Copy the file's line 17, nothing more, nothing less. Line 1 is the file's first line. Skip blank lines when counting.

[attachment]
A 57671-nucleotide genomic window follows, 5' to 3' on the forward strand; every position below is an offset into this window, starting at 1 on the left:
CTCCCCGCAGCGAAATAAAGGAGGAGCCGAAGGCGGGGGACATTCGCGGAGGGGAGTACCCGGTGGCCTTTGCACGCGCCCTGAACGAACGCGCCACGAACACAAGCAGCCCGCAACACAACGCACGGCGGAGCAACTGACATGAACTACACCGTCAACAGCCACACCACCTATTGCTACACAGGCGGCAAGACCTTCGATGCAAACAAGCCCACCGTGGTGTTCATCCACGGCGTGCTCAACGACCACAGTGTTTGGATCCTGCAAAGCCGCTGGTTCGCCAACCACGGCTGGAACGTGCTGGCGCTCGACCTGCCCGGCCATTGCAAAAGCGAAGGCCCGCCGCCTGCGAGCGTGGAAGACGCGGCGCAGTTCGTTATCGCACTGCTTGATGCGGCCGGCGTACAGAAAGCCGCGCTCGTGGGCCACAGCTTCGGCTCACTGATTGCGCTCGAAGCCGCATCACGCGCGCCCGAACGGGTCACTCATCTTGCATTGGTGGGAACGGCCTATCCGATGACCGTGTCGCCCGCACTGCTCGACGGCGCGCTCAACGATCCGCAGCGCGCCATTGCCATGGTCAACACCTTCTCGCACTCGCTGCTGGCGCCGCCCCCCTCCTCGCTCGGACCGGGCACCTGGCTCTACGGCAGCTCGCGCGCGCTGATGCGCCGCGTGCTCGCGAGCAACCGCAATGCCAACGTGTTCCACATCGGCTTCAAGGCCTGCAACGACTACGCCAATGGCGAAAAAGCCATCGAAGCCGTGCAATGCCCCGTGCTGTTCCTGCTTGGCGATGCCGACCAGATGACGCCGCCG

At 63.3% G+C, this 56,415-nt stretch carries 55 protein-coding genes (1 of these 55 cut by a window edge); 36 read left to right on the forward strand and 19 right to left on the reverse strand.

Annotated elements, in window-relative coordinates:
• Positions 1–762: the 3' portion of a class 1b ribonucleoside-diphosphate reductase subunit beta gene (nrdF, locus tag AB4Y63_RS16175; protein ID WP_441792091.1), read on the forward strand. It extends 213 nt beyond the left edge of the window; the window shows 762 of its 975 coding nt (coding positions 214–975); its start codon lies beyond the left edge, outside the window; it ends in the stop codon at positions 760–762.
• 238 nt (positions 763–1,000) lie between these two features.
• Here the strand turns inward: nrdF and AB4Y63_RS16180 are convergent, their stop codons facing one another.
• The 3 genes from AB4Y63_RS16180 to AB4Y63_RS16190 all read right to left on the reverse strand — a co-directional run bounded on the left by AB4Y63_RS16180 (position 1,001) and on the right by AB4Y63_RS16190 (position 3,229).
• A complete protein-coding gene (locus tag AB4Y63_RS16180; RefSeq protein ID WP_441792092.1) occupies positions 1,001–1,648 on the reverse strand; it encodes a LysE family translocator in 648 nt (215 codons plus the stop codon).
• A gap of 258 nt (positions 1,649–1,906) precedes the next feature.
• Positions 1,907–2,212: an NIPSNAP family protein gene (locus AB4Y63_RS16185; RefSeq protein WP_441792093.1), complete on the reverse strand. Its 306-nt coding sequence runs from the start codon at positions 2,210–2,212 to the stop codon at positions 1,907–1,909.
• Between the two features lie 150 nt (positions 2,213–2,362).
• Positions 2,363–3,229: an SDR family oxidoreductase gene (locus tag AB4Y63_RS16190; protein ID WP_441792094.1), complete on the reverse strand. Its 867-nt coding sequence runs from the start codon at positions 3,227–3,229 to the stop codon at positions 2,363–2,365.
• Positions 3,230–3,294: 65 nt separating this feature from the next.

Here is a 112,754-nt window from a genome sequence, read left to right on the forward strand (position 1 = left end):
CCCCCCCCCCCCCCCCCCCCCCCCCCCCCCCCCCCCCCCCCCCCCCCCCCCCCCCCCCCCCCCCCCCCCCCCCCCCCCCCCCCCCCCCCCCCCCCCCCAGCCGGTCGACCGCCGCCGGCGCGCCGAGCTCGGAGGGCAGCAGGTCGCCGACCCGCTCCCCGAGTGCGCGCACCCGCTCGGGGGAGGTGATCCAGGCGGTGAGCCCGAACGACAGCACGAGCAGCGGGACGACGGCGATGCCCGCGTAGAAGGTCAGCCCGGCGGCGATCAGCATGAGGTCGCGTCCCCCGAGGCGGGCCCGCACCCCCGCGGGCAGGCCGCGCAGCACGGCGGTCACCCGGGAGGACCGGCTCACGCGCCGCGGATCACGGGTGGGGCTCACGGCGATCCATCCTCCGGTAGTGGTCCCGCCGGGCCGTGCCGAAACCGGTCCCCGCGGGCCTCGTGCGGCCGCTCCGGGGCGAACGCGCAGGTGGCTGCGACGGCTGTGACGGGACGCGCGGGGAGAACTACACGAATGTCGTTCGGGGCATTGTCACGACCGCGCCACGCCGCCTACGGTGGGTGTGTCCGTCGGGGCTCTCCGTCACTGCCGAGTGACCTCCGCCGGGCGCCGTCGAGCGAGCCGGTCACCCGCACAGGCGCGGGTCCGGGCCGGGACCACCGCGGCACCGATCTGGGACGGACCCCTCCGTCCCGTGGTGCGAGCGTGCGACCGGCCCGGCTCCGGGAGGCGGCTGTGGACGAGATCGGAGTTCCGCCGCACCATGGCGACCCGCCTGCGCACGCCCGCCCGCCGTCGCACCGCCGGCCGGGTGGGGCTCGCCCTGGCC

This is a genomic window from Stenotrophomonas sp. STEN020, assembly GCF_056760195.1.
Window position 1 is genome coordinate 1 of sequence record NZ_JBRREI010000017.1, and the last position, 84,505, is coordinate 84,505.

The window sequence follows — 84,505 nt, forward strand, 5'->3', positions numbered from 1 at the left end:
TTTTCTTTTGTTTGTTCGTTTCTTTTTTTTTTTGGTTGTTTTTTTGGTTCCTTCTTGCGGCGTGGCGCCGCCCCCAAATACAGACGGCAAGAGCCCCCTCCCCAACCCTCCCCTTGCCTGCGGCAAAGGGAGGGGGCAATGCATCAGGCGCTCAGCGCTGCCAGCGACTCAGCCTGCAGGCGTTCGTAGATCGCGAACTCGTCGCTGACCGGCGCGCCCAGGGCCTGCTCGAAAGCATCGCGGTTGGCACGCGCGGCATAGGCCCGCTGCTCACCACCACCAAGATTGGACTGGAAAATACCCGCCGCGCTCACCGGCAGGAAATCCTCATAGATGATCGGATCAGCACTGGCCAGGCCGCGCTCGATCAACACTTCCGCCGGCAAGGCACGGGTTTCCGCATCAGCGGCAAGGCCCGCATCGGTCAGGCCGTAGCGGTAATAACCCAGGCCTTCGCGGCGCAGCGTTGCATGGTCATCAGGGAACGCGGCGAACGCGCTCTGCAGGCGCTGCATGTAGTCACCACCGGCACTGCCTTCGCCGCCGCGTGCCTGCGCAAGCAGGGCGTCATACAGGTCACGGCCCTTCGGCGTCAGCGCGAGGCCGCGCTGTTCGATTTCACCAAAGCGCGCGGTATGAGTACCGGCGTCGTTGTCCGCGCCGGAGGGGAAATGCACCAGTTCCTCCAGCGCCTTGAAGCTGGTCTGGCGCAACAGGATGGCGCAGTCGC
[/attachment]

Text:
This is a genomic window from Stenotrophomonas sp. STEN020, assembly GCF_056760195.1.